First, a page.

Materiality Definitions and Methodology
We were an early adopter of materiality in the context of sustainability, having published our first analysis in our 2004/05 Sustainability Report. We have updated the assessment every other year, and our most recent analysis is reflected in this report.
Definitions of Materiality
For the purposes of this report, we consider material information to be that which is of greatest interest to, and which has the potential to affect the perception of, those stakeholders who wish to make informed decisions and judgments about the company’s commitment to environmental, social and economic progress.
This definition predates, but is consistent with, the Global Reporting Initiative (GRI) definition of material topics: “those that reflect the organization’s significant economic, environmental and social impacts; or that substantively influence the assessments and decisions of stakeholders.”
Our Materiality Process
Our most recent materiality analysis aligns with GRI Standards, and followed three key steps:
We drew up a list of potential issues, grouped by four different types of “capitals” – social, environmental, financial and human – and the topic of governance. The issues were identified through desk-based research, comprising a peer review, media scan and review of sustainability thought leadership from industry experts and associations.
Internal and external stakeholders were then invited to comment on the topics identified and rate them in terms of their perceived importance. Internal stakeholders were drawn from a wide range of functions across the business, while external stakeholders from the Ceres Stakeholder Committee included representatives of sustainability nongovernmental organizations, socially responsible investment organizations and industry peers. To read their feedback, see About This Report.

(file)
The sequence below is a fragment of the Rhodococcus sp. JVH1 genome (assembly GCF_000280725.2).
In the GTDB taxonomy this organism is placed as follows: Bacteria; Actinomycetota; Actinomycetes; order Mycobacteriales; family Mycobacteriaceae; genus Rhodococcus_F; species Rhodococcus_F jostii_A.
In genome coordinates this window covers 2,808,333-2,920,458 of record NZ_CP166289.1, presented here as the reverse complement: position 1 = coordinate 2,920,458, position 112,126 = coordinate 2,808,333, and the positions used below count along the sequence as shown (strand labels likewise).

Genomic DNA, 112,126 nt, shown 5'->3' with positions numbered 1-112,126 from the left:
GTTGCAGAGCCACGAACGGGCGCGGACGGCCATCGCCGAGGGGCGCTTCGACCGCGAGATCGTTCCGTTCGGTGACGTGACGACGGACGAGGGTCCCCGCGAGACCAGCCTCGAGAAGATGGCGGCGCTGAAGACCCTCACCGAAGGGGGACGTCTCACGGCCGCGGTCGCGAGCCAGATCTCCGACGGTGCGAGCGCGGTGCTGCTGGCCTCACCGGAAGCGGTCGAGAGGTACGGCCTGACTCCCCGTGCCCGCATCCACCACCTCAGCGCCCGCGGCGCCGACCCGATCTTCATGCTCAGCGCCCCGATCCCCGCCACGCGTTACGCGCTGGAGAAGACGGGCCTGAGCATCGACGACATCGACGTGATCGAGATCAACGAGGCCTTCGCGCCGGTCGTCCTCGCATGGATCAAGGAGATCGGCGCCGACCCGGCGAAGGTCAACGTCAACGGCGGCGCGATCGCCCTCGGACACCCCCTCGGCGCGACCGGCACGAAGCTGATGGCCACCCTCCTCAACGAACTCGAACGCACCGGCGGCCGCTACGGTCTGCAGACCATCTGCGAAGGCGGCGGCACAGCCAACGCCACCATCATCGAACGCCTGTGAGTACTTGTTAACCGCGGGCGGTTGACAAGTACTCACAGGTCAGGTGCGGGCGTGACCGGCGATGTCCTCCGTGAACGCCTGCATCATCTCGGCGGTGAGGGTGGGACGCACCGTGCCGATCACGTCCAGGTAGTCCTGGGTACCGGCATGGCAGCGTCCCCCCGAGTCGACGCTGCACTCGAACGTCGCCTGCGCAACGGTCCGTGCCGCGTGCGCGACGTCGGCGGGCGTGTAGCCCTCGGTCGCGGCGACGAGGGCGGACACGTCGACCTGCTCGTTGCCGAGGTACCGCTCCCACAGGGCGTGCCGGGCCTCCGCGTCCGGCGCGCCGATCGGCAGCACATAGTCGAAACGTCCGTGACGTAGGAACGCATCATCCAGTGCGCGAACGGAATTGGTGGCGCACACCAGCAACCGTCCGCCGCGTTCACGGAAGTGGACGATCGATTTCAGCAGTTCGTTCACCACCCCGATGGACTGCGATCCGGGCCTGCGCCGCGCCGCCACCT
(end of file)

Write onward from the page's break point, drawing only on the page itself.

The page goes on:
The interviews were analyzed to identify key challenges, opportunities and linkages between the issues, and average ratings were obtained from both groups of stakeholders.
The results of the materiality analysis were reviewed internally by Ford’s Sustainability & Vehicle Environmental Matters (S&VEM) group and regional stakeholders.
Following the review, revisions were made to ensure that all feedback was appropriately reflected, and that our process and list of important issues were complete, well understood and inclusive of the perspectives obtained from stakeholders.